I know that I am generally the vocal music correspondent for the Ecstatic Living Room, but I had to veer a bit from my normal realm of responsibility to talk about the movie Moonrise Kingdom.
I went to go see Wes Anderson’s latest film a few days ago at the suggestion of a friend, who was just sure that I was going to love it. That friend knows my taste well — I was completely enraptured from the first scene. In the opening montage of the film, the cameras wander from room to room of a house on a rainy day — in one of the rooms, a group of children are playing around a record player, listening to Benjamin Britten’s Young Person’s Guide to the Orchestra, which becomes the opening soundtrack to the film. The montage is at once nostalgic and sweet, and yet, at the same time, an incredibly sophisticated shot, seamlessly moving through each room of the house, introducing us quietly to each of the film’s main characters and transforming the mundane idleness of a rainy afternoon into a visually stunning work of art. Britten’s music is woven in throughout the rest of the film’s soundtrack, providing a musical backdrop that is the perfect reflection of the wacky misadventures of the the movie’s two child protagonists.
In the film, the film’s two lead characters are a young boy and young girl who are in love, and who concoct an elaborate and sophisticated plan to run away together sometime in 1965. The two embark on a complex and wild journey into the wilds of the island they are living on, managing to outsmart, outwit, and elude the adults who are supposed to be their caretakers at almost every step along the way. Much of the music that was chosen for the film was music Britten had composed for young people as a way to introduce them to the art form. Something that has always impressed me about Britten’s music for young people is that it is always incredibly sophisticated. Britten was fascinated with youth and the precious value of innocence his entire life, and it is clear that he knew that children have much more sophisticated minds that most adults give them credit for.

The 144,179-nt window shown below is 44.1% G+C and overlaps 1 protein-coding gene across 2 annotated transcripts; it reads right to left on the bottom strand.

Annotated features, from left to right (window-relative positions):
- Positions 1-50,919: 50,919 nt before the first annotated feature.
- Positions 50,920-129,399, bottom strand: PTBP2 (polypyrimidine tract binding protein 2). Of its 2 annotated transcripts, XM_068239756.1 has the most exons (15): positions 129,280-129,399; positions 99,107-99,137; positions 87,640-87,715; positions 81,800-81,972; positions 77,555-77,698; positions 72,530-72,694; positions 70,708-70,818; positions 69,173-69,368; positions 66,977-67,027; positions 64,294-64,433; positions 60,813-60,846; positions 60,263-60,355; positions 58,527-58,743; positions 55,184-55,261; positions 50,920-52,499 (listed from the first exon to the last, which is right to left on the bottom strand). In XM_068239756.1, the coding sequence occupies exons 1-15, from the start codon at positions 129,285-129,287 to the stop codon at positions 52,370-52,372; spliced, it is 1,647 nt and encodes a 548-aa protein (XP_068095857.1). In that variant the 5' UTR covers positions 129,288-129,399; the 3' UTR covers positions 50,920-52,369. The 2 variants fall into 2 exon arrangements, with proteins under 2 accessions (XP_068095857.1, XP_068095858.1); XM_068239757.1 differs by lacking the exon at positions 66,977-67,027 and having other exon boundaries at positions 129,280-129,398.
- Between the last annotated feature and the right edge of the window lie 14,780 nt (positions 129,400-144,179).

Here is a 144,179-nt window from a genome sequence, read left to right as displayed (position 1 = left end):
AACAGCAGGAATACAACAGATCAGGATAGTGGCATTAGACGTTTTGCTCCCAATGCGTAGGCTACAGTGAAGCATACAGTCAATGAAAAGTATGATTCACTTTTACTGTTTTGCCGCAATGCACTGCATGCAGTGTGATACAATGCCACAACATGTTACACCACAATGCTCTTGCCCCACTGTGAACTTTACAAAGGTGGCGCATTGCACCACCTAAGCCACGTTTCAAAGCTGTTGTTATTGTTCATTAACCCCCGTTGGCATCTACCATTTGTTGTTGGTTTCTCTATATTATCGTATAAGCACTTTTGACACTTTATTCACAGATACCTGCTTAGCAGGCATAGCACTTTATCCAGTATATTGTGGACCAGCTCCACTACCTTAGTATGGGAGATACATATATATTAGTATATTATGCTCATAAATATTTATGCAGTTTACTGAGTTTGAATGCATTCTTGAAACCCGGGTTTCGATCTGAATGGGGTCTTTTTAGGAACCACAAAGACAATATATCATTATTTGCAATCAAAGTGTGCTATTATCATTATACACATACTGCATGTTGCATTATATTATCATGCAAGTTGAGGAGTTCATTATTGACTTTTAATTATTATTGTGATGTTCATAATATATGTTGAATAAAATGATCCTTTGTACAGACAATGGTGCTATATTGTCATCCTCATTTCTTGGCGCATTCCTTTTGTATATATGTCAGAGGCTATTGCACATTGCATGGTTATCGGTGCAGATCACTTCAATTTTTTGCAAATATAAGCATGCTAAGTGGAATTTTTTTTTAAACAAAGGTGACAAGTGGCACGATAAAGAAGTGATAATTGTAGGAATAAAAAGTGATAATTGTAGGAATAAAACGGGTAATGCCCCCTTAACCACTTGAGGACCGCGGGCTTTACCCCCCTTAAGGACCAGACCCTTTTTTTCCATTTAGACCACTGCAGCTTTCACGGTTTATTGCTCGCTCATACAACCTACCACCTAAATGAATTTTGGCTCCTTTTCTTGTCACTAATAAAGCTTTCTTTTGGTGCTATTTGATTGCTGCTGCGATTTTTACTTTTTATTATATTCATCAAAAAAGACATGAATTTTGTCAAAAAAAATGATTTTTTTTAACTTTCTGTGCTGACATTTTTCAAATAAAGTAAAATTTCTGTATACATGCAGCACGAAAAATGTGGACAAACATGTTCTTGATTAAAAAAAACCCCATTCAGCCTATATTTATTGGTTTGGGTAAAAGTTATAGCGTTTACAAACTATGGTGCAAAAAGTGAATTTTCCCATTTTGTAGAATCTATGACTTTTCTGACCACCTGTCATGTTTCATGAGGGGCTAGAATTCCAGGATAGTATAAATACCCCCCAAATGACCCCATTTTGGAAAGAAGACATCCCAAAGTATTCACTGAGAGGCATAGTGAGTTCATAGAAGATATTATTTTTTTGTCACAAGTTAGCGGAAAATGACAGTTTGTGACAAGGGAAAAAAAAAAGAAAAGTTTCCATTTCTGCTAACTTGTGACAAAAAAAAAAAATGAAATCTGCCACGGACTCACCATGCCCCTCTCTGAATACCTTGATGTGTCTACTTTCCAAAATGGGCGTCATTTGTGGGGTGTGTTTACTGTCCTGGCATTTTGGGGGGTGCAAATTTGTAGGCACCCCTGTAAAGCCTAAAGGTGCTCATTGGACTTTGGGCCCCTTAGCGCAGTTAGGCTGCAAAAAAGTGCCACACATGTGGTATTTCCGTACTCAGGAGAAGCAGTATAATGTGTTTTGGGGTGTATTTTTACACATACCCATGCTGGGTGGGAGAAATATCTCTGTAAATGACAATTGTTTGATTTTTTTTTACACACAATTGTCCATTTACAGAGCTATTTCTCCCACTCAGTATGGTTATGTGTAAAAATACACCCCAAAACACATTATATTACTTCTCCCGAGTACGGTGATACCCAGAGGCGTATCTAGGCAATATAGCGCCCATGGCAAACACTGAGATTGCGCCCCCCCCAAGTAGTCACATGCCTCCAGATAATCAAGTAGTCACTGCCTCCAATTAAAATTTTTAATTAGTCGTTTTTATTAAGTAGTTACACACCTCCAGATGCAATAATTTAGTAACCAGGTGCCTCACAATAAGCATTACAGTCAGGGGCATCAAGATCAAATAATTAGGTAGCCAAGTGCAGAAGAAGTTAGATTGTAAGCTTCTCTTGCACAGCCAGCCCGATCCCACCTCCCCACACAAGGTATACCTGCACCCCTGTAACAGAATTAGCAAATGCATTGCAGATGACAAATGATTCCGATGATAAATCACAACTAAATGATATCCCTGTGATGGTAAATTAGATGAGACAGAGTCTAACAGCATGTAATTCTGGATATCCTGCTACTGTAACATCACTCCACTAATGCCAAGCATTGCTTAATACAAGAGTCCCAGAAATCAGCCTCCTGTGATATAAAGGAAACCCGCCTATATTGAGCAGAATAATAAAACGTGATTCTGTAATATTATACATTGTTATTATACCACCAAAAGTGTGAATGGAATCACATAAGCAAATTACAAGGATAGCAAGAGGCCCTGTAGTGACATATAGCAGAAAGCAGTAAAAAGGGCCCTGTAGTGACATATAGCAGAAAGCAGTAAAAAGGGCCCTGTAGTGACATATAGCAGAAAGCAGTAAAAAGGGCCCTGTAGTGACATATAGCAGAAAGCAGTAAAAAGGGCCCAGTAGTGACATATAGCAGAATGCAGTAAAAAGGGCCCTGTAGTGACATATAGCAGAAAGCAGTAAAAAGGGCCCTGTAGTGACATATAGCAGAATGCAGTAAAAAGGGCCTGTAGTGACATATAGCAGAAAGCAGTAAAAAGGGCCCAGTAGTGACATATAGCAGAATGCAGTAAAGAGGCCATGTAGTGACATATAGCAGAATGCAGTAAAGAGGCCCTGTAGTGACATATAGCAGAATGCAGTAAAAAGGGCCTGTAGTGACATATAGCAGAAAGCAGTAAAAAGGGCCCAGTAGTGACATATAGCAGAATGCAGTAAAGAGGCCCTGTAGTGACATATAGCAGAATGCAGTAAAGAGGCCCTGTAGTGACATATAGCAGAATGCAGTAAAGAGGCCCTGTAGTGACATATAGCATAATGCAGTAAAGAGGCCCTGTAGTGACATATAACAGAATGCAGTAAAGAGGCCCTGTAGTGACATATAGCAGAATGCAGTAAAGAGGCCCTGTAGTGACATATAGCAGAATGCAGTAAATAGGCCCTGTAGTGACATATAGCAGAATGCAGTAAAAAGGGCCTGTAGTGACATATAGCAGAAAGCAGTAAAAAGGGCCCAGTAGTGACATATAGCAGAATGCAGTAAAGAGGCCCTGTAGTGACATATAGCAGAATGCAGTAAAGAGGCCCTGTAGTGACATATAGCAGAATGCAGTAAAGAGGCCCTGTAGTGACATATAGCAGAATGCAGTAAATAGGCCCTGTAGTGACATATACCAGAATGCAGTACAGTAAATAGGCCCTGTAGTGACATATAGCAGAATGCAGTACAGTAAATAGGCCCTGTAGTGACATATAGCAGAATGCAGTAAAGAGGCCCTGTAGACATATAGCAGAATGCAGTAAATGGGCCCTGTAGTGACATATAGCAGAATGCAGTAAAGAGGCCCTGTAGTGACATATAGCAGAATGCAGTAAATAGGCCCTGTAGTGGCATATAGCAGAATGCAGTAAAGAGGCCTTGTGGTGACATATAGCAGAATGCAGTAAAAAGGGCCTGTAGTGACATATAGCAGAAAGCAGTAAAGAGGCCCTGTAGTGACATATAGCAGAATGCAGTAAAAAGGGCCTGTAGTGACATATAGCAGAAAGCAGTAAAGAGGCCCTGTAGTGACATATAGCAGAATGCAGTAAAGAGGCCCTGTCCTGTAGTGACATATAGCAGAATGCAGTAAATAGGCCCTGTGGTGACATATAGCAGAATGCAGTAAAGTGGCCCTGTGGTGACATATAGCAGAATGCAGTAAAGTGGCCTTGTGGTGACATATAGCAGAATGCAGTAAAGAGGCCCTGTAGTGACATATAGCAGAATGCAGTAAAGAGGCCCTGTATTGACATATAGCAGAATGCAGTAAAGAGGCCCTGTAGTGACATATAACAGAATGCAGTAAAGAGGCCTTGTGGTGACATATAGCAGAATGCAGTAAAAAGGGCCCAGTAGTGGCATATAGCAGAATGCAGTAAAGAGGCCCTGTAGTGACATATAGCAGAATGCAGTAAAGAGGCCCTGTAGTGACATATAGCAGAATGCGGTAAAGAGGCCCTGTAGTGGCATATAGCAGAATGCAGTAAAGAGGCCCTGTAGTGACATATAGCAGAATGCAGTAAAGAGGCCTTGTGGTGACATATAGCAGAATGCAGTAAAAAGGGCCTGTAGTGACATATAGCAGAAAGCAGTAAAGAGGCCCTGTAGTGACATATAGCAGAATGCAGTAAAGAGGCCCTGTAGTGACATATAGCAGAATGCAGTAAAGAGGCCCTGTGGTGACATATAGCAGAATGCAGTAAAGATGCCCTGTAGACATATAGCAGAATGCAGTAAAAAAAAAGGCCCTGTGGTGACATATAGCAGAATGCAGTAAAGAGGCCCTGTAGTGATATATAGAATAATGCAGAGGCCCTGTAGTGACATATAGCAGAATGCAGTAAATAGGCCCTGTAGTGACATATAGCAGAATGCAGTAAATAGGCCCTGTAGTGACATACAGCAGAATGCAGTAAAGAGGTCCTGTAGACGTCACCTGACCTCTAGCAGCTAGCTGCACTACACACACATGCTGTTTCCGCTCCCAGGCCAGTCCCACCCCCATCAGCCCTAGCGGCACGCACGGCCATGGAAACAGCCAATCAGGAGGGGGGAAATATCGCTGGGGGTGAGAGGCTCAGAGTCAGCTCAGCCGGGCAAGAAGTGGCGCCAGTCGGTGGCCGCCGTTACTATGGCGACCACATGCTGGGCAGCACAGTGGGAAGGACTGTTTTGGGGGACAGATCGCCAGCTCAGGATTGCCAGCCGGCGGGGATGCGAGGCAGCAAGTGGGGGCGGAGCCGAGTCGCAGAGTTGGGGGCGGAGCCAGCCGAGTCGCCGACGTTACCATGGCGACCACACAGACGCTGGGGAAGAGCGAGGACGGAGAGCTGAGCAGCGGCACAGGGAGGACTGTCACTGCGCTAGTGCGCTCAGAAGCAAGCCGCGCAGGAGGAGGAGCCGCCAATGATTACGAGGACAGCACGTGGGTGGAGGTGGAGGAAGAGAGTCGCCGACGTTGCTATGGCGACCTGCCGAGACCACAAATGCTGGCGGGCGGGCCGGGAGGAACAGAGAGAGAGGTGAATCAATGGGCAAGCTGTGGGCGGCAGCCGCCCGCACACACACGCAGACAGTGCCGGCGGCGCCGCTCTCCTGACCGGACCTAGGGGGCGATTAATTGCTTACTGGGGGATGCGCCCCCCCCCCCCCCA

Britten’s Young Person’s Guide to the Orchestra is an elaborate set of a theme and variations that takes the listener through the various sections of the orchestra, showcasing what each instrument and section does and the variety of sounds that they make. The piece begins with the entire orchestra playing an arrangement of a theme by Purcell, and then Britten tours the orchestra through each following variation on that theme. The piece ends with the entire orchestra playing an incredibly complex fugue, climaxing to an exciting finish. Britten never simplifies or assumes that his intended audience won’t be able to understand, just because they are young. The piece is just as intricate and complex as any of his other compositions — he assumes intelligence and a sophisticated capability of understanding.
A key piece of his music that features prominently in the film is his church parable, Noye’s Fludde. Britten composed the piece with the intention that it be performed by a mostly-amateur cast in a church or a large hall — most of the roles in the opera are written for children, and it is at a local church production of the piece (in which Wes Anderson’s leading lady is dressed up adorably as a raven) that the film’s two lead characters meet and fall in love.
Another part of “pop” culture that I have been taking in lately is HBO’s new show The Newsroom. At the beginning of the series’ pilot episode, the show’s lead character, news anchor Will McAvoy (Jeff Daniels) sounds off at a Q and A session at Northwestern University about how, once-upon-a-time-not-too-long-ago, American people used to value intelligence, not stupidity, and celebrated the power of knowledge. The show has gone on pursuing this theme, by dramatizing the production of a news show, musing on the importance of an informed, educated electorate. It’s a theme I completely subscribe to when I consider my life as a performing classical musician.
I learned my lesson about this a long time ago the very first time I programmed Britten on a recital in Kirksville, Missouri. I worried that a small, American town might not appreciate his music, and programmed a lot of lighter, more “accessible” fare around it. In the end, it turned out that the music that drew in that midwestern audience was Britten’s music — not the lighter, less complex, less intricate music that surrounded it. Seeing Wes Anderson’s nostalgic take on a bygone era, and hearing and seeing how he so tenderly and lovingly wove Britten’s music throughout the film, I was reminded why I am drawn to his music both as a listener and as a performer. He assumes and celebrates the power of the human mind while never losing touch with the intricacies of the human heart. He ignites the imagination through his music — reminding us that this music, like all music, truly is for everybody.